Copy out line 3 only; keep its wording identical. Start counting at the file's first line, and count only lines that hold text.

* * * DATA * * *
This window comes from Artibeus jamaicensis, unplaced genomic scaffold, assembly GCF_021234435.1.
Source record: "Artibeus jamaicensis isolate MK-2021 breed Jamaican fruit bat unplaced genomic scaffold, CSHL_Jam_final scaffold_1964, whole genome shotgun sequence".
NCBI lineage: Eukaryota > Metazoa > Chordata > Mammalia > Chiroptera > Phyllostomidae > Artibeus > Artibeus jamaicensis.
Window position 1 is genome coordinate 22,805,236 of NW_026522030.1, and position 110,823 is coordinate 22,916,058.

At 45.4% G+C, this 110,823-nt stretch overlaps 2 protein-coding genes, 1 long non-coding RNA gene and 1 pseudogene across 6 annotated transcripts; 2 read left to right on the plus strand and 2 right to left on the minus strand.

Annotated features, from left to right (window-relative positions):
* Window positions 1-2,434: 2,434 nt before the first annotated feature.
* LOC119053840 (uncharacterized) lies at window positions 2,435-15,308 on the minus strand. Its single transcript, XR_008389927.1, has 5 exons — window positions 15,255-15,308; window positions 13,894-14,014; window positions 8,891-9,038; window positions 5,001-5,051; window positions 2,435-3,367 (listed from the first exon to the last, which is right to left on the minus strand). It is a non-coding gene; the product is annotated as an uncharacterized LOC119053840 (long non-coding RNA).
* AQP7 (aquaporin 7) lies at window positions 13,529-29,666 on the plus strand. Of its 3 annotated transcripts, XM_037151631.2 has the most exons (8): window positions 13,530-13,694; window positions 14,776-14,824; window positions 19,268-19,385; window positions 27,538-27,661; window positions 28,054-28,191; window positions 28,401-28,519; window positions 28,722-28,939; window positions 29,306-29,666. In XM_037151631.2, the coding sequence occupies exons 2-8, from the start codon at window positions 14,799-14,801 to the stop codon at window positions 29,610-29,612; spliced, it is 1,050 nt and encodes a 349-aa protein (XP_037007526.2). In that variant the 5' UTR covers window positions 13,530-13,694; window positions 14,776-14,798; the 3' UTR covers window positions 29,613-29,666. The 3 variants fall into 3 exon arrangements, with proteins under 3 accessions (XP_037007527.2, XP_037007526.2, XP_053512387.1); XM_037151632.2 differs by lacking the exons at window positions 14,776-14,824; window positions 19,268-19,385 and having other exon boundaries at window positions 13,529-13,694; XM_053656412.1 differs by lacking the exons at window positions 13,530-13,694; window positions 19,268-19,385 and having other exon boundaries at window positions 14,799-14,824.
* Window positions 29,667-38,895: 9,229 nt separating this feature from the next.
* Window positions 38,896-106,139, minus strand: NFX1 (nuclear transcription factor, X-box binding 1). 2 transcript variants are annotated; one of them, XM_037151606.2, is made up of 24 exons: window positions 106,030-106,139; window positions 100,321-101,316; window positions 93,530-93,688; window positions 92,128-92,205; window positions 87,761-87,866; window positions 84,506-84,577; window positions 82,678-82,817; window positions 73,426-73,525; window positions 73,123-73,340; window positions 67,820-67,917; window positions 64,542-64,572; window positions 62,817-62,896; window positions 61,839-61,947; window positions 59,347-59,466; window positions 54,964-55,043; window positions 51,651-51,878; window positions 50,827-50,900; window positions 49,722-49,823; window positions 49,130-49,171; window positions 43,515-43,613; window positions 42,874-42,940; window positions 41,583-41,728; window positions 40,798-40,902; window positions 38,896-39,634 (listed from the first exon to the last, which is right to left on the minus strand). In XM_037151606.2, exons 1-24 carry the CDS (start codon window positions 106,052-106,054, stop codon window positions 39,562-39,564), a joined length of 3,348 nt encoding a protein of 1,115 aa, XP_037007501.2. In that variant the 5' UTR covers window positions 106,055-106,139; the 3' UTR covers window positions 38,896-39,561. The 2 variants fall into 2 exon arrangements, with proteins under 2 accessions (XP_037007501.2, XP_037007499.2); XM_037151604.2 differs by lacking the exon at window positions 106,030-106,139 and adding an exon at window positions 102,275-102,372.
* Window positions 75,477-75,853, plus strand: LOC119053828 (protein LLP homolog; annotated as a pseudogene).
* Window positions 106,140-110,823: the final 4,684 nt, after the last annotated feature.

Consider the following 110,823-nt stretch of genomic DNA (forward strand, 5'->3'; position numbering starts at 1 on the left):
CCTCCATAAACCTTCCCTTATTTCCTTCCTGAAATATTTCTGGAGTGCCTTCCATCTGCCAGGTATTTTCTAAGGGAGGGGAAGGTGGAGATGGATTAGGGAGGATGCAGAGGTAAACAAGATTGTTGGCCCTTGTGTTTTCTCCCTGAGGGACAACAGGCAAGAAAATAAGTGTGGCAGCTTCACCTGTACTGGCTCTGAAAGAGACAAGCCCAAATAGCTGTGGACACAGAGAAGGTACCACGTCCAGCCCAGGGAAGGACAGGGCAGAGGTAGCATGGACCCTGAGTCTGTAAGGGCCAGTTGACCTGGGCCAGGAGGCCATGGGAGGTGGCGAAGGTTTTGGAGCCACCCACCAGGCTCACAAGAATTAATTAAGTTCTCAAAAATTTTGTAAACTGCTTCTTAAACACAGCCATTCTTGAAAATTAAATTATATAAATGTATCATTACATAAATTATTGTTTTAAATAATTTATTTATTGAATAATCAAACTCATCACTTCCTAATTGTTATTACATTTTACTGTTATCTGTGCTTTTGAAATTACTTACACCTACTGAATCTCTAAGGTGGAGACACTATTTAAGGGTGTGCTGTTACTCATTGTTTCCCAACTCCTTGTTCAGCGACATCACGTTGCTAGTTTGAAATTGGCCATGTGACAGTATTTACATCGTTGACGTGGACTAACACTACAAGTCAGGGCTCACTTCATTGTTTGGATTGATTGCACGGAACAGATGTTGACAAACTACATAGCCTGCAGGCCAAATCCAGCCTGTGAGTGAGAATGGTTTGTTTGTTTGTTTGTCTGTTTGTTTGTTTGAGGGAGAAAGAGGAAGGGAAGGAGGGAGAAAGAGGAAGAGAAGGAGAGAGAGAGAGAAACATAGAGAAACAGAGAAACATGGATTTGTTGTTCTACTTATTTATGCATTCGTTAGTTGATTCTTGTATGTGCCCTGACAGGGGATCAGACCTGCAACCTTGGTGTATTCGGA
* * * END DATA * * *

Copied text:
NCBI lineage: Eukaryota > Metazoa > Chordata > Mammalia > Chiroptera > Phyllostomidae > Artibeus > Artibeus jamaicensis.